Ogbuefi Nneoma…. Ije Awele!
‘Mummy Ogbuefi’ was how I always greeted you when we talked on the phone or when I saw you. I have been accustomed to this all my life. You taught me all you could about our customs and traditions. You helped me understand the world as a child growing up under the care of a single parent, how it worked and how I could fit in and become whatever I wanted to be. You taught me that I could achieve all my goals so long as I studied well, sacrificed and worked hard. You taught me to keep good and responsible friends as one of the best ways to stay out of trouble and achieve success. You taught me how to pray, too. You also taught me to be kind to other people.
My mummy, my provider, my caregiver, you were a survivor and an extremely caring and compassionate person. You made sure that as children in the 1980s we did not lack the basics. From your salary as a secondary school teacher, with loans from moneylenders and extra income from your side hustle [baking and cooking], you sustained us and bankrolled our education. Three of my older siblings were in tertiary institutions at the same time, but you were undaunted.
I was in primary school and my older sibling was in secondary school. I knew you were under a lot of stress, but you never showed it. You just kept grinding and always told me we would be alright. “Just read your books and be a good student. Everything will be okay by the grace of God.” You always assured me. I was your last child and always scared for you at that time. I knew the burden on you was very heavy. You took it all in your stride and even encouraged our relatives to send their children to be enrolled in school under your tutelage. For you, good education is the best legacy every parent should bequeath to their children.
You were one hell of a fighter, a warrior and my all-time heroine, my G.O.A.T. Thankfully, your sacrifices and bet on us paid off. You produced three successful generations of our family – 17 grandchildren and three great-grandchildren during your life on earth. We all miss you. You lived to witness your grandchildren earn a PhD and multiple post-graduate degrees, just like your children did you proud with similar feats in Law, Medicine and the Humanities. The values you imbibed in us then remain the cornerstone of our journey on earth.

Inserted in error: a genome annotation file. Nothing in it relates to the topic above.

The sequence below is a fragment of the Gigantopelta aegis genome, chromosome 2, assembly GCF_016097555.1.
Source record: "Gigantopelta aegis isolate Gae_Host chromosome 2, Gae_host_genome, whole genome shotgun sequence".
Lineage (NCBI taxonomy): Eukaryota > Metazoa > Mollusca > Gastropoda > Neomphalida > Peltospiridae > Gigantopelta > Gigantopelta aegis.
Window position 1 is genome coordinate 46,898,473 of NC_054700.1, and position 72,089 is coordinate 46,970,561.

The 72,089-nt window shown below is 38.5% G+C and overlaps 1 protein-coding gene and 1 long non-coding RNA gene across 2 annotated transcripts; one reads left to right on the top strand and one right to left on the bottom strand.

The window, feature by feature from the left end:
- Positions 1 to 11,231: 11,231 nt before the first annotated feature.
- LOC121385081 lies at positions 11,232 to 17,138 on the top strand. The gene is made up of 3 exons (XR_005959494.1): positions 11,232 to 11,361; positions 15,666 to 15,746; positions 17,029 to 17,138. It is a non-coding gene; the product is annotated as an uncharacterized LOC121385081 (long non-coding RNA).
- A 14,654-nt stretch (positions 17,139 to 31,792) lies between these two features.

Your grandchildren, Chidera and Udochukwu, as you fondly named them when they were born and your favourite son, myself and Mayen, my wife and your daughter, have struggled to accept that you are no longer with us. Your fond memories, however, will dwell in our minds and hearts forever. Thank you for loving me the way you did and I am thankful that I made you proud.
Mummy, I have so many sweet and fond memories of you. Since you passed on, several that were buried in my mind that I had not remembered in decades have surfaced. These memories of my childhood with you, I shall cherish forever. I recall how you used to walk my older sibling and I to morning mass and sometimes evening mass in the 1980s. I recall how you used to give us money for offering during the offertory and asked us to pray first before putting it in the offering box. I am tearing up again! Wow…. I recall you would always take me to school with you whenever I was not feeling too well so you could keep an eye on me. You also taught me how to cook and bake so well that I used to bake and ice my birthday cakes myself. I could make chin-chin, buns, doughnuts, meat pie, bread, etc. I was proud of these and my friends used to tease me as the true son of a Home Economics teacher.